International cooperation is crucial to ensure a responsive and balanced spreading of the NPR in G7 countries, by defining common policies and strategies.






On September 25, Turin will also host the first meeting of the “I-7 Innovators’ Strategic Advisory Board on People-Centered Innovation” , the engagement group launched last May during the G7 Summit in Taormina. The group is in charge of providing guidance on emerging innovation issues.

The creation of this group proves Italian G7 Presidency’s attention towards the multiple challenges that innovation poses and that cannot be faced only at national level.

The format of the Advisory Board requires that each G7 country and the EU should appoint a Focal Point who is in charge of selecting up to 5 innovators. Each country and the EU have designated their own group of innovators. Italy Focal Point is Diego Piacentini, Commissioner for the Digital Transformation.

The I-7 Innovators should call governments to action by drawing attention to the gap between the current potential of technological advances and the actual adoption from institutional organizations. The I-7 will also discuss possible measures to mitigate potential downsides of the new technologies.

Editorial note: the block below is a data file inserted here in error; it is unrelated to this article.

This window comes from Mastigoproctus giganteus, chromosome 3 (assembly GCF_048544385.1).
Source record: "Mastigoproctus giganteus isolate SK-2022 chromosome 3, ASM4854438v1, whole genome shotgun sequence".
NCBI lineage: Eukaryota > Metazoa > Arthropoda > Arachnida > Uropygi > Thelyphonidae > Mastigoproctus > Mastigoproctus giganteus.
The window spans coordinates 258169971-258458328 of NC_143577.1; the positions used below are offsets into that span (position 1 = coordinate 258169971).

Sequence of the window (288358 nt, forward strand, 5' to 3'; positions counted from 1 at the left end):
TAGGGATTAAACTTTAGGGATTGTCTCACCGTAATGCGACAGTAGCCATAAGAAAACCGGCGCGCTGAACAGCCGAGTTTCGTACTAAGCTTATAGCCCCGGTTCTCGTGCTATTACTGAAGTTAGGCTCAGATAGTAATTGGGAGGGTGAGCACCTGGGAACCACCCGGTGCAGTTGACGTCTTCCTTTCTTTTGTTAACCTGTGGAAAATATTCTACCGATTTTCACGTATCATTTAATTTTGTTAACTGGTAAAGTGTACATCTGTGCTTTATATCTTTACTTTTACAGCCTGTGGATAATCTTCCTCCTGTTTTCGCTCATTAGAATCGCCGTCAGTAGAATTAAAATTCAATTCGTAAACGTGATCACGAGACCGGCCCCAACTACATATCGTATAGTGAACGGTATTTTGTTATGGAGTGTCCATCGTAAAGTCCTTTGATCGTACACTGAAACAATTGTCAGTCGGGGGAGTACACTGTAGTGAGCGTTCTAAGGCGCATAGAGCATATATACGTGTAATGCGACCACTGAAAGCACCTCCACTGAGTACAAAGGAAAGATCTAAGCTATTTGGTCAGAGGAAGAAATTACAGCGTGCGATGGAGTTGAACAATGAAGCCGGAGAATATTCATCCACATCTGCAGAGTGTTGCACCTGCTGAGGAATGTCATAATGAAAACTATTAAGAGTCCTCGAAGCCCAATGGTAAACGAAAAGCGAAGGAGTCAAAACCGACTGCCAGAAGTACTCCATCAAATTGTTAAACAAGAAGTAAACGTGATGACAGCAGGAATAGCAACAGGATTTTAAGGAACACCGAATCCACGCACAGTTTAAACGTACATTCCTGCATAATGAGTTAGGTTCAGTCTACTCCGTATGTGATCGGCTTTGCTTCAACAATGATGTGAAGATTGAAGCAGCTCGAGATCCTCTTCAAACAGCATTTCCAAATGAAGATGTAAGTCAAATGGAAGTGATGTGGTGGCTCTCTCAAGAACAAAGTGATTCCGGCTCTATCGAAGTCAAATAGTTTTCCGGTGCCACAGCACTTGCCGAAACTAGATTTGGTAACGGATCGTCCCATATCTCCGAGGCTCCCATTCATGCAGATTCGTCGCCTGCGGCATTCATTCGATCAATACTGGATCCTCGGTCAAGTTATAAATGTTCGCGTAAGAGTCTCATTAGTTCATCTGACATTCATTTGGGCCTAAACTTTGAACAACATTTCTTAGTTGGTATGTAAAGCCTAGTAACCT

The meeting will be divided in tree sessions. The first one will focus on the potential of the Artificial Intelligence for governments and citizens.Big Data will be the core theme of the second session, while the third one will deal with the future of work and how new technologies are shaping the employment models.




One of the main topics of the G7 Ministerial Meeting on Labor  - Turin, September 29–30  -  will be the changes on the labor market triggered by technological development. According to the World Economic Forum’s “The Future of Jobs” report published on January 2016, 37% of the leading professional skills will deeply change by 2020 at global level. In Italy this figure rises to 48%, France and Germany stand at 37% and 38%, the United States at 29%, the United Kingdom at 28% and Japan at 25%. In line with these predictions, OECD data show that the percentage of workers using a PC with Internet connection is constantly increasing: 41.1% in Italy, 53.4% in France, 52% in Germany and 55.9 % in the United Kingdom, just to mention data from some G7 countries.